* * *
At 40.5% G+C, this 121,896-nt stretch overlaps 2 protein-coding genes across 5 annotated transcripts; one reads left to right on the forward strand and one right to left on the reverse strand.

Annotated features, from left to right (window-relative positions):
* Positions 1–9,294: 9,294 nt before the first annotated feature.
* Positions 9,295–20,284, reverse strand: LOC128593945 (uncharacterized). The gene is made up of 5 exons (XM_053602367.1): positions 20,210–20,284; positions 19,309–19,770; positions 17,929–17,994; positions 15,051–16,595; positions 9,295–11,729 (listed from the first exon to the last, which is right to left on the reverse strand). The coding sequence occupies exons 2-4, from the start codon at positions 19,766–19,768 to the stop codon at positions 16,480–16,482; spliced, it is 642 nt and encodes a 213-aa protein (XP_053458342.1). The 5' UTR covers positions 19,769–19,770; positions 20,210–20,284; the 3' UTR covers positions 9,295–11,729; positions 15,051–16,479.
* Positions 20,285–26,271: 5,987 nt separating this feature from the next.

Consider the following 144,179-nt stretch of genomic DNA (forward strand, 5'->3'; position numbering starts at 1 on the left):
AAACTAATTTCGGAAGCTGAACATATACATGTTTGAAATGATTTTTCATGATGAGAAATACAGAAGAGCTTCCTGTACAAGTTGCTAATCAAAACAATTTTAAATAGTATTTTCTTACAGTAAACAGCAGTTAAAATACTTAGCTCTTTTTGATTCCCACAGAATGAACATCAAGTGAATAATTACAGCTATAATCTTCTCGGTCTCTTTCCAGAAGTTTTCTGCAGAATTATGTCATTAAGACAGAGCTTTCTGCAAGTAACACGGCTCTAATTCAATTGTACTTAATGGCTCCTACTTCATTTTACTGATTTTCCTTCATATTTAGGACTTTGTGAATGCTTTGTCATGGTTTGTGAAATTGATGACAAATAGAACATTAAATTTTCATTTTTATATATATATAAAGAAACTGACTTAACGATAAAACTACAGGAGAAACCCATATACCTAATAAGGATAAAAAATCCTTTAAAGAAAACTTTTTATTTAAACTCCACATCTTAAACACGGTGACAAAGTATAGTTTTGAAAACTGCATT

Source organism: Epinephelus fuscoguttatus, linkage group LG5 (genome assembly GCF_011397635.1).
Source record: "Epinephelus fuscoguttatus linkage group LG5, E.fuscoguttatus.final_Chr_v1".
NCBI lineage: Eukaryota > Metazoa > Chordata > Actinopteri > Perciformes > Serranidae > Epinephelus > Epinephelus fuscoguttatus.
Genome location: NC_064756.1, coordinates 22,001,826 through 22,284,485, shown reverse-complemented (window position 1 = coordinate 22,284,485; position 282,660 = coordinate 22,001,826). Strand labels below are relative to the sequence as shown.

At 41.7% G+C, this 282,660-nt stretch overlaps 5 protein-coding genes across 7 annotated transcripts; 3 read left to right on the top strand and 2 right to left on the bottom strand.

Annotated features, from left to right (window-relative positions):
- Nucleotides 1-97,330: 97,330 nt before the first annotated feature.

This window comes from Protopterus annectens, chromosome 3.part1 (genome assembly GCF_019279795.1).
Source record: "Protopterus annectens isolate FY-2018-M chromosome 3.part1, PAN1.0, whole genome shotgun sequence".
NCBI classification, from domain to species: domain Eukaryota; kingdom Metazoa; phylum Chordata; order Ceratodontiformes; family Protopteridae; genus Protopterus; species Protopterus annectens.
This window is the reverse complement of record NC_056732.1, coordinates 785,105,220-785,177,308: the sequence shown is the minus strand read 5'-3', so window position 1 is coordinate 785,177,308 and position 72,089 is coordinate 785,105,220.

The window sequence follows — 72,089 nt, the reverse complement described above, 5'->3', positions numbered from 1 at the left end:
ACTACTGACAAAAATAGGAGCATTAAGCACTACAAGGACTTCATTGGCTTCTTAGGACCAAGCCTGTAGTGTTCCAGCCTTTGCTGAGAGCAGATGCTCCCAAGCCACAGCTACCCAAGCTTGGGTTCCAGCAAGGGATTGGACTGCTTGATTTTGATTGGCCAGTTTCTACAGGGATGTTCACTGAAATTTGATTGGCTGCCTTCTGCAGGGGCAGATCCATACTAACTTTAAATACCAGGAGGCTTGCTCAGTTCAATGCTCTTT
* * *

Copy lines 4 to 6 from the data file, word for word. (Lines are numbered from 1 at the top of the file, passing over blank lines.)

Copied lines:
* Positions 9,295–20,284, reverse strand: LOC128593945 (uncharacterized). The gene is made up of 5 exons (XM_053602367.1): positions 20,210–20,284; positions 19,309–19,770; positions 17,929–17,994; positions 15,051–16,595; positions 9,295–11,729 (listed from the first exon to the last, which is right to left on the reverse strand). The coding sequence occupies exons 2-4, from the start codon at positions 19,766–19,768 to the stop codon at positions 16,480–16,482; spliced, it is 642 nt and encodes a 213-aa protein (XP_053458342.1). The 5' UTR covers positions 19,769–19,770; positions 20,210–20,284; the 3' UTR covers positions 9,295–11,729; positions 15,051–16,479.
* Positions 20,285–26,271: 5,987 nt separating this feature from the next.

Consider the following 144,179-nt stretch of genomic DNA (forward strand, 5'->3'; position numbering starts at 1 on the left):